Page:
Tuesday, July 7, 2009

200th Anniversary of the Massachusetts Bible Society

On July 6, 2009, a group of men and women assembled in the Senate Chamber of the Massachusetts State House to commemorate the 200th Anniversary of the founding of the Massachusetts Bible Society. Michael Paulson, religion reporter for the Boston Globe, has a nice account of that celebration on his Boston.com blog, Articles of Faith.

I want to share my own memories of the MBS. I first encountered the Society back in the ‘80’s. I was working in downtown Boston, and during my lunch breaks, I would be walking around looking for religious book stores (at one time, downtown had at least five such stores). Walking up Bromfield Street, I stumbled upon a little bookstore, belonging to the MBS. I went in, and I was in seventh heaven. The store carried spiritual and theology books you could never find in the commercial stores. Needless to say I spent a lot of time there.

Of course, spend enough time in the bookstore and you would hear about the MBS monthly luncheons, with very interesting speakers on biblical, and theological topics. One came away with both body and soul well fed. There were some interesting moments, like one time the speaker was a Protestant theologian from Mexico, and constantly during his talk, he was slamming the Catholic Church in his country. Of course at least two of persons listening were Catholic. The director of the MBS at the time, Don Wells, definitely had an uncomfortable look on his face. Then there was the time when the luncheon was being held in a church hall, whose garage was undergoing major reconstruction. The workers were suppose to be on break, but just as the speaker was making her presentation, the air was full with the sound of jackhammers! Overall, though, I found the talks inspiring and the fellowship very enjoyable.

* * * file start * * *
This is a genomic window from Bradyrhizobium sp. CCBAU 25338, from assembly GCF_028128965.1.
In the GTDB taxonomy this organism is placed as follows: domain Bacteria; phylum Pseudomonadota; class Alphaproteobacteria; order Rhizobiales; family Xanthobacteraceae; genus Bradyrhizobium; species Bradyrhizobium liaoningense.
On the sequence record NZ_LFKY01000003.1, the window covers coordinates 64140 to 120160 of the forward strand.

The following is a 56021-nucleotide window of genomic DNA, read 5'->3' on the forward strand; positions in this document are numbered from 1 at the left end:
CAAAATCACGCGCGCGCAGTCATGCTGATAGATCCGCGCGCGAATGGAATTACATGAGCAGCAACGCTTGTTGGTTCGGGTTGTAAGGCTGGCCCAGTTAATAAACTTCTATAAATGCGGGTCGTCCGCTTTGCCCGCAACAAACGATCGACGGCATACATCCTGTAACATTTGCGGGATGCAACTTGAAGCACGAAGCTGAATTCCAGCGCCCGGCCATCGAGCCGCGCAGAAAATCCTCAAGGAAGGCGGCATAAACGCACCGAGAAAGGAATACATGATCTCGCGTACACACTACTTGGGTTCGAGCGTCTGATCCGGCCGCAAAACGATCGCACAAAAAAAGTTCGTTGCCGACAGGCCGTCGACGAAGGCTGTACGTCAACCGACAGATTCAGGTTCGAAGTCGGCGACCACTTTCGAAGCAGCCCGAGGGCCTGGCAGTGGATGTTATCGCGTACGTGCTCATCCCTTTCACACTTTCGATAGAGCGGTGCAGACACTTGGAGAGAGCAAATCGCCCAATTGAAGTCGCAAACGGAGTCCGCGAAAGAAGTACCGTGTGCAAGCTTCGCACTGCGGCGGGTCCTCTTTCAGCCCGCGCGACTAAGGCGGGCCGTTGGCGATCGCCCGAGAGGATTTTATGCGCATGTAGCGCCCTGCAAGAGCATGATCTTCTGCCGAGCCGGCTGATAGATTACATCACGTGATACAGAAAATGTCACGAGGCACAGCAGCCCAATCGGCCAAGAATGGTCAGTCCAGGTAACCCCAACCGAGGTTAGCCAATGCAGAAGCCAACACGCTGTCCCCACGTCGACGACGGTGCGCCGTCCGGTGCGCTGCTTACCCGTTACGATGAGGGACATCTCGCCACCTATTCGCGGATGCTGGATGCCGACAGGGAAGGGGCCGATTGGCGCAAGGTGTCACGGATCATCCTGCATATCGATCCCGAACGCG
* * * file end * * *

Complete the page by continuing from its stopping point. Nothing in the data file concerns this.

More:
It was through the luncheons that I learned about the Society’s Advent and Lent morning bible studies. There were mornings when it was a struggle to get to Bromfield St. on time, but the experience was worth it. These programs were lead by some clergypersons, but more often, it was intern students from Harvard Divinity School who put together the programs. Most were excellent, and a few, well.., they tried. I may have been still drowsy at the start, but the discussion, the give and take, was stimulating.

As the MBS begins its third century, the Bromfield St. store is gone (as are all the other religious book stores). The Society is exploring other ways of outreach, through e-mails, the Web, Facebook and Twitter, etc., that will encourage people to read and learn Sacred Scripture. Now, more than ever, the world needs to have the Good News proclaimed. But just as importantly, people must be guided on how to live the Gospel in their daily lives. The mission of the Society outlined two hundred years ago, still holds true today.

"For ignorance of the Scriptures is ignorance of Christ" (St. Jerome)

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